Broadly speaking, the Greeks and Romans viewed civilization like any other living organism; it grows then dies like all living things. The expected historical norm was the cyclical rising and falling of civilizations. Though some, such as the Epicurean philosopher Lucretius, theorized briefly about progress, this was an idiosyncratic line of inquiry at the time. Medieval thinkers viewed their age as a dark period in the shadow of an illustrious past. The word “progress” was alien to the human lexicon for thousands of years.

But this changed dramatically with the Enlightenment, a European intellectual movement characterized, in part, by a new confidence in the power of reason to catalog, observe, and experiment upon our natural environment. An advocate for Enlightenment ideals and ambassador for liberalism in its early days, Anne Robert Jacques Turgot, was among the earliest to examine the dynamics of progress. Importantly for classical liberals and libertarians alike, Turgot was the first to establish the connection between freedom and progress. Turgot believed without freedom, human progress would revert to cycles of development and decline.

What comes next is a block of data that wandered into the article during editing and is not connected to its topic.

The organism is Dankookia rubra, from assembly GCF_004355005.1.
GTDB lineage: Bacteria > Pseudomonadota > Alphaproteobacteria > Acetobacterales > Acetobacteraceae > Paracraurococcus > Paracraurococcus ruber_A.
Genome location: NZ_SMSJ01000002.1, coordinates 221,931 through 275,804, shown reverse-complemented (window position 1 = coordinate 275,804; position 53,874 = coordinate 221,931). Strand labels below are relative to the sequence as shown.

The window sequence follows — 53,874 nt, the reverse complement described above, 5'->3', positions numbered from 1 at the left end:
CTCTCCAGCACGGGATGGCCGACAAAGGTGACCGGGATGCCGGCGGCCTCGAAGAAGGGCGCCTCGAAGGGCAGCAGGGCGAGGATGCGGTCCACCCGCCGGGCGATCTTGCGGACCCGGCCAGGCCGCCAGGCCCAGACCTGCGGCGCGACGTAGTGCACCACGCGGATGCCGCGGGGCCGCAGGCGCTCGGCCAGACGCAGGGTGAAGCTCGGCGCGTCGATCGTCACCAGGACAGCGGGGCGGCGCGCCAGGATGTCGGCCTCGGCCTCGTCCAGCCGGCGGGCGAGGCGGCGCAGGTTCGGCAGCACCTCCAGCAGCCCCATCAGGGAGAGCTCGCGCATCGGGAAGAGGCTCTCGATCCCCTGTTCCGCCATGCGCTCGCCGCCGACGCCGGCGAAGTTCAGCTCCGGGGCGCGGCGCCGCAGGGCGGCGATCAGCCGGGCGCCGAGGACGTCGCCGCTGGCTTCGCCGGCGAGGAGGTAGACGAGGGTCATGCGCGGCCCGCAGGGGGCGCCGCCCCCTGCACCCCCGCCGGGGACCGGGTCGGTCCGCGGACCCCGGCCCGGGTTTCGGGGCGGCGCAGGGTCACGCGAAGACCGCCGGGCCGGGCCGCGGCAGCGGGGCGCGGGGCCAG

Turgot’s Life, Education, and Career

Turgot was born in Paris to a distinguished Norman family that had long served the French monarchy as royal officials. Turgot’s father was Michel Michel-​Étienne, a Councillor of the Parliament of Paris and one of the senior administrators in the city of Paris. His mother, Dame Madeleine-​Françoise Martineau, was a renowned intellectual and aristocrat.

Turgot, as the youngest son in his family, was expected to join the church, the usual career path for a younger son in 18th-​century Europe. He began studying at the Sorbonne in 1749, but after a year, he decided he could not become a priest because he refused to conceal his beliefs that were at variance with the teachings of the church. Turgot was suited to being a student; he studied voraciously, reading history, literature, philosophy, and the natural sciences, interests he would maintain until his death.

Sorbonne Lectures: Early Ideas on Progress

While studying at the Sorbonne, Turgot made his intellectual gifts known and was elected by his fellow students to the position of Prieur. This mostly honorary position called for an occasional speech to be delivered publicly. The content of these speeches was inspired by Turgot’s interaction with Bishop Bossuet and his idea of “universal history.” Turgot’s innovation was to give a secularized account of humanity’s universal history. Turgot, like the ancients, accepted that all things live and then die. However, he maintained that humans have a unique capacity for language and memory, allowing them to pass down knowledge that accumulates incrementally over the centuries, leading to ever-​increasing stores of knowledge for the whole of humanity. Though this may seem like a simple idea today, for the time, it was revolutionary, and these speeches established Turgot at a young age as France’s foremost thinker on progress.